Factoring in anatomy and the radiation therapy dose can help doctors predict a prostate cancer patient’s risk of suffering from rectal bleeding as a side effect of therapy, and tailor treatment to prevent the problem, suggests a large study being presented at the 57th Annual Meeting of the American Association of Physicists in Medicine (AAPM).
The rectum receives a high dose of radiation because it pushes up against the prostate, where the cancer is located. As many as one in 10 men who have radiation therapy for prostate cancer suffer from rectal bleeding that can occur several months after the treatment. While not usually life-threatening, rectal bleeding is painful, uncomfortable and inconvenient.
In the study, a collaboration among five institutions, researchers analyzed 1,001 men who received various types of radiation therapy for prostate cancer. While doctors are aware that medium and high doses of radiation to the rectum increase the risk of late rectal bleeding, this the new study found that, the dose being equal, men with shorter rectums were more likely to suffer from rectal bleeding. The probability of bleeding can be predicted using a mathematical formula during treatment planning to minimize the risk.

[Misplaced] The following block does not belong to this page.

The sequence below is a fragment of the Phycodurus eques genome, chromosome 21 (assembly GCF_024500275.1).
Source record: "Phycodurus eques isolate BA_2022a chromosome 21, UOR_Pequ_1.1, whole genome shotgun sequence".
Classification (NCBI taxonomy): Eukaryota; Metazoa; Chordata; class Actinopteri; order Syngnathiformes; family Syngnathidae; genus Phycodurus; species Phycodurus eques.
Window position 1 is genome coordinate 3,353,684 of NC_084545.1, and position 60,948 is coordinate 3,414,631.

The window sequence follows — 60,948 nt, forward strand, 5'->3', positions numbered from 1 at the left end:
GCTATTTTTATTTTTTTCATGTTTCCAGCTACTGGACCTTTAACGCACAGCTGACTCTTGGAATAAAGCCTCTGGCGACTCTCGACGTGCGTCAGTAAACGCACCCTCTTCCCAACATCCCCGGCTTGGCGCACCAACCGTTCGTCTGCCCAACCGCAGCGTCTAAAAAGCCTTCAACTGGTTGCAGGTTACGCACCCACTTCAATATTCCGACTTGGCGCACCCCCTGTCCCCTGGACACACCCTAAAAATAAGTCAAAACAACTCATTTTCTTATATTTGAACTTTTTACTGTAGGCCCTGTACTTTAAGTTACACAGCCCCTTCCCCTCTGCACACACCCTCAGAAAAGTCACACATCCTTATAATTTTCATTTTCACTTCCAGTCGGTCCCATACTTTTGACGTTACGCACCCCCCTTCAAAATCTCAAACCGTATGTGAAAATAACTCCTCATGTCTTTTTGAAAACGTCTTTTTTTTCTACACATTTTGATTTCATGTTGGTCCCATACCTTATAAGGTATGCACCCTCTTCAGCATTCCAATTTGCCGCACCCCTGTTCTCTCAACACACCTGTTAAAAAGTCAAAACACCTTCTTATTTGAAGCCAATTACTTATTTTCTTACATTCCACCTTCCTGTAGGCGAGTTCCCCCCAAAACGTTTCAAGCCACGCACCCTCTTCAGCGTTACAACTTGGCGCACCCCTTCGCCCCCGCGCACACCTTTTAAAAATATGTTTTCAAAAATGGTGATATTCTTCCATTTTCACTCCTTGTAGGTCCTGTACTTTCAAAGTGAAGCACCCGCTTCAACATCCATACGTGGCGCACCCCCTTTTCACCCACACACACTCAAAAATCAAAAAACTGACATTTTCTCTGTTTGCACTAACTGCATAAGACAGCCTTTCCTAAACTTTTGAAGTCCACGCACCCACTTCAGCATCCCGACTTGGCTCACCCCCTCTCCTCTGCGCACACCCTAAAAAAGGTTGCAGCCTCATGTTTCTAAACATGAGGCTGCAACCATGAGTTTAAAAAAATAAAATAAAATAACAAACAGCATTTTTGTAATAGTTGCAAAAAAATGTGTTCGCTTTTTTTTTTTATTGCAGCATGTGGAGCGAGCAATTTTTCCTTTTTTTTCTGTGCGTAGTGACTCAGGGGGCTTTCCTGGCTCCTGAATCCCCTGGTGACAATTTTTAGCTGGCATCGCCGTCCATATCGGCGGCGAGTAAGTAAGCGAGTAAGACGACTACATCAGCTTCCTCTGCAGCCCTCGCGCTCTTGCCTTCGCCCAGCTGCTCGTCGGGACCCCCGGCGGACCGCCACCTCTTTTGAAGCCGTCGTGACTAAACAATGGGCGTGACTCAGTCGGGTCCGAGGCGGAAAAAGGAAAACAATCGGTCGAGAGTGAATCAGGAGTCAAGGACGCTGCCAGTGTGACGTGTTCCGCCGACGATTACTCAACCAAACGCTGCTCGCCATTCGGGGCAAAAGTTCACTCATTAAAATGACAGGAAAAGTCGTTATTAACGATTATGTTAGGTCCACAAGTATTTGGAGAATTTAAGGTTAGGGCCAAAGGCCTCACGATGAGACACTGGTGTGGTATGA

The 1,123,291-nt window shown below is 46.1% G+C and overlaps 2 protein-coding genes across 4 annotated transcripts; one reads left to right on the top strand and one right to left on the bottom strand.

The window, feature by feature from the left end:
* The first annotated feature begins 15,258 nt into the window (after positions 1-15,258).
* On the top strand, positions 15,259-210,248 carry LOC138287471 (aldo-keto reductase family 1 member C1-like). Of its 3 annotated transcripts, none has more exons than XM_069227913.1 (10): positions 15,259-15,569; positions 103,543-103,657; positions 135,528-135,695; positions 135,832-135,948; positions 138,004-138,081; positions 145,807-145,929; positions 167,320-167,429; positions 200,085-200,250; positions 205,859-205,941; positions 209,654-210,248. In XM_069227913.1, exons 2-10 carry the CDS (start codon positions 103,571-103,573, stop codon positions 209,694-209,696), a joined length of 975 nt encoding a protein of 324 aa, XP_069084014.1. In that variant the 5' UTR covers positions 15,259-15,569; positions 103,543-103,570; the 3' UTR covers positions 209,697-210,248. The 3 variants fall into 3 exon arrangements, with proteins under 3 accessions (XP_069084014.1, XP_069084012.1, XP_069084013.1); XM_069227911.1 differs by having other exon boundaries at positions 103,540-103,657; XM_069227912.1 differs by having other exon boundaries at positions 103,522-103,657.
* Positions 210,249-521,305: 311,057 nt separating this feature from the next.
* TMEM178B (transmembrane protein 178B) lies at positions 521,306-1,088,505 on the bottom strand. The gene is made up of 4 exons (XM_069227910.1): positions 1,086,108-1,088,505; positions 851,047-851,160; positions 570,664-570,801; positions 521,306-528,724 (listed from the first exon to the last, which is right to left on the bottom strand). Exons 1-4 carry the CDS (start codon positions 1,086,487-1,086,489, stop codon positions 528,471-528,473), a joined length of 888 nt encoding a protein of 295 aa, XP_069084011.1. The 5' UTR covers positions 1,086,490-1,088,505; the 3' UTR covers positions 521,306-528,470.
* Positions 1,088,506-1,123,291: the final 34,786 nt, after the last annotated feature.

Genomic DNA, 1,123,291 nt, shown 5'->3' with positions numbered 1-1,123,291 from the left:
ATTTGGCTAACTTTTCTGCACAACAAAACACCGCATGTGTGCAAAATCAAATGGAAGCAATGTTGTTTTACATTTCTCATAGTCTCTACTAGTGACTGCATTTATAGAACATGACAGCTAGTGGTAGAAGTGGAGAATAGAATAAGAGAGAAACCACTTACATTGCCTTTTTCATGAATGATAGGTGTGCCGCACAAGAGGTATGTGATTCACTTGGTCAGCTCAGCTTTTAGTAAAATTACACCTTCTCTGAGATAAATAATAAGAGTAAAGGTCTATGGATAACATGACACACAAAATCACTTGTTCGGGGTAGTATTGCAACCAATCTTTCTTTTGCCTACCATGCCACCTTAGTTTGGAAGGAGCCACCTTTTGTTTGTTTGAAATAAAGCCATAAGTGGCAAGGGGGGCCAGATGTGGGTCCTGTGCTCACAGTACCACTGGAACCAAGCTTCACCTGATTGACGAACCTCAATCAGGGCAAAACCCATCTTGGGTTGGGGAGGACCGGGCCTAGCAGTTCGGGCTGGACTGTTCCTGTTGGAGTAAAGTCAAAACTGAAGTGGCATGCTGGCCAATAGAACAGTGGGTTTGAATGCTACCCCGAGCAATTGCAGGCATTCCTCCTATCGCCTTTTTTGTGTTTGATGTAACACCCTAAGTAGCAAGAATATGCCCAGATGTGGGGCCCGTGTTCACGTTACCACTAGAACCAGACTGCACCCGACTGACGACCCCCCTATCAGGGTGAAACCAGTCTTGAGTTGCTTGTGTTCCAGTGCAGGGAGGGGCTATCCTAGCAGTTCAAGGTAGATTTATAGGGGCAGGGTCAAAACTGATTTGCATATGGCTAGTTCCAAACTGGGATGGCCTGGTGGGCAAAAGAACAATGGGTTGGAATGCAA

“By reducing the dose to the edge of the area being irradiated in men with shorter rectums, possibly using better treatment image guidance, we can significantly reduce the risk of late-stage rectal bleeding,” said Joseph Deasy, Ph.D., chair of the Department of Medical Physics at Memorial Sloan-Kettering Cancer Center, New York. “This formula potentially could be put into treatment planning systems that are routinely used.”
Prostate cancer is the most common cancer in men, with 220,000 men diagnosed every year, and is the second leading cause of cancer death in men.
The presenting author of the study is Maria Thor, Ph.D., a post-doctoral fellow at Memorial Sloan-Kettering Cancer Center.